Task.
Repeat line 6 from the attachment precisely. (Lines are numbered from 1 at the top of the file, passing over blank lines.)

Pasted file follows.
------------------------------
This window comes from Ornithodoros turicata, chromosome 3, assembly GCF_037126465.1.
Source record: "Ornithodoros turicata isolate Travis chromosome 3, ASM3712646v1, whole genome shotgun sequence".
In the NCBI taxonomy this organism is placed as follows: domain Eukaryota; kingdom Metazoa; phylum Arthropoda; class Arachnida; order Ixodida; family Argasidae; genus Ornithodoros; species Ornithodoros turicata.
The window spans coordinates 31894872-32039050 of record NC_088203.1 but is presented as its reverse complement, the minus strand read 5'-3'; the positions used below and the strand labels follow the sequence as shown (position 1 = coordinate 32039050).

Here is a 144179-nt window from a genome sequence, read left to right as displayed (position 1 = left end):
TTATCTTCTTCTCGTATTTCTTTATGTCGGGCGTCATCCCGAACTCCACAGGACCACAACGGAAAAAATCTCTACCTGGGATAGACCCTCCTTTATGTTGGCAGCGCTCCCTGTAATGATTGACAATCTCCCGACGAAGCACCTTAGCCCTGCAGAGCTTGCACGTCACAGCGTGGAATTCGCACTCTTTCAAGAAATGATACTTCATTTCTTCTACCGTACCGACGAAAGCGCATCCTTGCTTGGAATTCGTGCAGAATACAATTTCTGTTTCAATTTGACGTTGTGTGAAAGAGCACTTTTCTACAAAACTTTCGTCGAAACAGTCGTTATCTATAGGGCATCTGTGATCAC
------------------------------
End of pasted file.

TTATCTTCTTCTCGTATTTCTTTATGTCGGGCGTCATCCCGAACTCCACAGGACCACAACGGAAAAAATCTCTACCTGGGATAGACCCTCCTTTATGTTGGCAGCGCTCCCTGTAATGATTGACAATCTCCCGACGAAGCACCTTAGCCCTGCAGAGCTTGCACGTCACAGCGTGGAATTCGCACTCTTTCAAGAAATGATACTTCATTTCTTCTACCGTACCGACGAAAGCGCATCCTTGCTTGGAATTCGTGCAGAATACAATTTCTGTTTCAATTTGACGTTGTGTGAAAGAGCACTTTTCTACAAAACTTTCGTCGAAACAGTCGTTATCTATAGGGCATCTGTGATCAC